MORE HYPE and history re-writes from a fax advertising an album called “Who Bombed Judi Bari?” featuring “twenty-three selections of her greatest speeches, plus assorted newsclips and songs comprise this 72 minute treasure trove of cutting edge wisdom and wit, available on CD, vinyl and cassette.”
LAST YEAR about this time, in convenient marketing conjunction with Boogie Two at Carlotta, Darryl Cherney released an album of enviro songs by famous singers called “If A Tree Falls” — If A Tree Falls, Two Bucks Fall Into My Pocket might have been more like it.
THE JUDI BARI record hype comes with a nearly complete re-write of the truth about who she was, what she did and what she accomplished. “Judi didn’t preach from the ivory tower of intellectualism; she talked the language of the streets, the woods, and the working class from which she came.” In fact, Judi was an intellectual who became an anti-intellectual, succumbing to the New Age rituals, time capsule hippie-ism and the pseudo-mysticism of many of her constituents that she privately ridiculed. JB’s gifts as a speaker and writer inspired Redwood Summer but she wasn’t enough of an intellectual to get past the adulation of toadies, and not enough of an intellectual to make the movement grow.
JUDI Bari did not come from the working class, loosely defined here as people who work for wages. She was a daughter of securely middleclass people who had been communists in their youth. Nor was she a union organizer. Judi helped organize one wildcat strike among post office workers in opposition to the postal union. Most condescending of all to the memory of the old girl is this fatuous statement: “She introduced many to the notion (notion?) that it was the industry owners and not the workers who were responsible for forest destruction. She built bridges with (sic) the loggers and millworkers, helping injured sawmill workers start an IWW labor union at a nearby Georgia Pacific mill.” Even the dimmest flower child understands that loggers aren’t responsible for corporate policy. Judi did try to get past the snobbery infecting many of the more privileged environmentalists who’ve never had the wolf at the door. Her bridge-building from hippies in the hills to the 8-5 people was much over-rated because it’s impossible to “organize” people from outside the work place. The IWW organizing was farcical (as is the IWW these days) and conducted solely to get some grant money out of the present day romantics dominating the organization as they trade on the lives of much braver men and women. Judi wrote a fine account of an L-P mill worker — George Alexander — who was nearly killed at L-P’s Cloverdale mill when a piece of debris flew off the huge sawlog blade at his work site, almost decapitating him. Alexander, a young Hopland guy with a strong sense of himself, refused L-P’s attempts to take him on the road as a professional victim of environmental terrorism. L-P wound up fighting Alexander for injury benefits after they’d loudly put it falsely out everywhere that the debris that had nearly killed him was actually an Earth First! spike.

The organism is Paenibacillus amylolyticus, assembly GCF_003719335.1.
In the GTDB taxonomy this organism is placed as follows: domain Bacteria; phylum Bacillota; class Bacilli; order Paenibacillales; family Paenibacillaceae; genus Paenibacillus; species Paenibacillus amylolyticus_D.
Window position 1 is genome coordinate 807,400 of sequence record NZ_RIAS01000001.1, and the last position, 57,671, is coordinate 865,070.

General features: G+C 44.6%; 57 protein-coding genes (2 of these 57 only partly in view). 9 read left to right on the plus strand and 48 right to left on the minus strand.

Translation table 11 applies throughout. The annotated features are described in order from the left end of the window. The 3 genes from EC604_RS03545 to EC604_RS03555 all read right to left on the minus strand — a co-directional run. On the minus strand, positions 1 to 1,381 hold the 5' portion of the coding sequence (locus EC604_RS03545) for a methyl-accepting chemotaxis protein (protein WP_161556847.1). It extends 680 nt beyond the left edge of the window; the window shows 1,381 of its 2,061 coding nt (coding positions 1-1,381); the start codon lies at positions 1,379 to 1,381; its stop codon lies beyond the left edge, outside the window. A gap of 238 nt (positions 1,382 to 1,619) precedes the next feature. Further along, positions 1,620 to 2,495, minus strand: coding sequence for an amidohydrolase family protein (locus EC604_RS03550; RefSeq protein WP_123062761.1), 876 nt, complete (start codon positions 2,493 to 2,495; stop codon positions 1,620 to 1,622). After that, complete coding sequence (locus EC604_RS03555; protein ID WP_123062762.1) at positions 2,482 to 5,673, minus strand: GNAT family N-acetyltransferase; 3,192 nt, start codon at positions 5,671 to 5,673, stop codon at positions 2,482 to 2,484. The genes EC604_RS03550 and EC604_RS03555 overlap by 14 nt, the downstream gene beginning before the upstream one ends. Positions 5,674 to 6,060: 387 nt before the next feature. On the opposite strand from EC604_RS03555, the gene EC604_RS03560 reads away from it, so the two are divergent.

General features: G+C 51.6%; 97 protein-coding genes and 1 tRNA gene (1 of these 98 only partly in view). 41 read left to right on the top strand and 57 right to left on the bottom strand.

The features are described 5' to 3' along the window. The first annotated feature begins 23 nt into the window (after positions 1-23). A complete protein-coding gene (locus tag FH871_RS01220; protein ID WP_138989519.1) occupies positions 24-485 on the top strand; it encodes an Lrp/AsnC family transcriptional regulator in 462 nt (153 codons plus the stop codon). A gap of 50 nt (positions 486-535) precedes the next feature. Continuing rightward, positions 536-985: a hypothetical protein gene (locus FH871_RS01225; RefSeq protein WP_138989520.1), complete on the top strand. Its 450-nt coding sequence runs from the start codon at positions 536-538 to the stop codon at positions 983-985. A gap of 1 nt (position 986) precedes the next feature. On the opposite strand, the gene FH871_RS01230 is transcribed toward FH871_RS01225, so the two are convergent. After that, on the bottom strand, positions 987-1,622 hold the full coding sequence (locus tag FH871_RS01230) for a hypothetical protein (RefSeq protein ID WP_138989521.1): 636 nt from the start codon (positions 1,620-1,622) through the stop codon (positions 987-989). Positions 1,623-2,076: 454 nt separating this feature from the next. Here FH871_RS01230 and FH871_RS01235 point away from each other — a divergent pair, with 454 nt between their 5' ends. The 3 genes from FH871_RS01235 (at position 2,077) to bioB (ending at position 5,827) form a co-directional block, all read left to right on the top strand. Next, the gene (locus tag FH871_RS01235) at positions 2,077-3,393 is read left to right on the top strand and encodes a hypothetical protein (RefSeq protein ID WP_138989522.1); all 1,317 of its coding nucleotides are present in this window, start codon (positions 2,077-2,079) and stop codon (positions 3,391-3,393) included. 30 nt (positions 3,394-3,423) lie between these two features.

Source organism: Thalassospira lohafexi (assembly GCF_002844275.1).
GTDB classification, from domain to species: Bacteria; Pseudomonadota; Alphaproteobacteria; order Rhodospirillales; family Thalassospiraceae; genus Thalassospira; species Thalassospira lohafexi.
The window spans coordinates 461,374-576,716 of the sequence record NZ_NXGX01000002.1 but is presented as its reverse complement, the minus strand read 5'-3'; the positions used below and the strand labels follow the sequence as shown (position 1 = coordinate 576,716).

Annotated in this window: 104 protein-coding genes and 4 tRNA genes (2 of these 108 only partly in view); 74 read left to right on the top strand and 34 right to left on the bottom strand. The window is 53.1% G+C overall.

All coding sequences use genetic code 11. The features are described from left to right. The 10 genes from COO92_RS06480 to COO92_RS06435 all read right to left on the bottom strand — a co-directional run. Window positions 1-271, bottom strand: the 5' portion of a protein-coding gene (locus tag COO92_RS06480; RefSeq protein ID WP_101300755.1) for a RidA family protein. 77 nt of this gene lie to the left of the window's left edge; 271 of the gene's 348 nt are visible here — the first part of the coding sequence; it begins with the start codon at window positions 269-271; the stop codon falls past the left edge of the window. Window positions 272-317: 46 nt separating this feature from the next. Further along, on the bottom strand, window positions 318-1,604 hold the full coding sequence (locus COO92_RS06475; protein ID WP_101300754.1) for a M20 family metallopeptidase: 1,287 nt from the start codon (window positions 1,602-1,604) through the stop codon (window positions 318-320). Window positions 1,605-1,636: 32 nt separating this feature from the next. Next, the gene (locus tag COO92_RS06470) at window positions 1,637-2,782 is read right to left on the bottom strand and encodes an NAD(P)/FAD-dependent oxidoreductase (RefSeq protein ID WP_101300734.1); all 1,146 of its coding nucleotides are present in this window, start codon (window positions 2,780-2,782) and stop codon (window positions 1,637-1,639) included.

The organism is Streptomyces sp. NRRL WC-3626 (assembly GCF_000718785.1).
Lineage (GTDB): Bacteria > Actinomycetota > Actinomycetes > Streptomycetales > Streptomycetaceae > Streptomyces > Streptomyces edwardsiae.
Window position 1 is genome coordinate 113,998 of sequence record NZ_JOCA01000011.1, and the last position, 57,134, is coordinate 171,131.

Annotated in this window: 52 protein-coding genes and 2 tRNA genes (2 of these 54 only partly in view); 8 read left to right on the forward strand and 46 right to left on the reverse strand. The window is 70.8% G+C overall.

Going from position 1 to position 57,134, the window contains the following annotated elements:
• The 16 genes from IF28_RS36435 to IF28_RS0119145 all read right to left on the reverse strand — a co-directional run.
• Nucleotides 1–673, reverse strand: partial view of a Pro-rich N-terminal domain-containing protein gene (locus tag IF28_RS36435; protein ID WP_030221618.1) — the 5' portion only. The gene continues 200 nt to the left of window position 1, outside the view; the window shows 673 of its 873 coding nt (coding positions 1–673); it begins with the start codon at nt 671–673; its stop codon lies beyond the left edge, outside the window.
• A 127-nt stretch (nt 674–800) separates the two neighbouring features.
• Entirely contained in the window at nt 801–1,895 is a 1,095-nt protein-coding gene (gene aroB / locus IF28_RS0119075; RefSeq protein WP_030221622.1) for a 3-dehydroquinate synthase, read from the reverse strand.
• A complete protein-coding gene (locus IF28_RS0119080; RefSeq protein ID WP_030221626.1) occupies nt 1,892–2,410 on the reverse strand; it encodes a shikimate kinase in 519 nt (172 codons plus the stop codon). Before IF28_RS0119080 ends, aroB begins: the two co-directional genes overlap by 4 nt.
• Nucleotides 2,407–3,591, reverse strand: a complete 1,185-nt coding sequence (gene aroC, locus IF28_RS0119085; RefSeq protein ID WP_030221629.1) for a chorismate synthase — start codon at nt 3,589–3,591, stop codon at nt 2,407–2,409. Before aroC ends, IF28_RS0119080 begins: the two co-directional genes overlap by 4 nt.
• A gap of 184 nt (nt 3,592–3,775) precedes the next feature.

WHOEVER wrote the record promo hasn’t even taken the time to get Judi Bari’s best efforts down correctly. Judi Bari, like Cherney, had a genius for self-promotion. Her legacy, for the worshippers who think in terms of legacies, is mixed, to put it gently. A serious political person, after all, would have set up her foundation to carry on political struggle, but Judi Bari’s foundation collects money to benefit her daughters, both of them are well protected by the wealthy families of both their parents.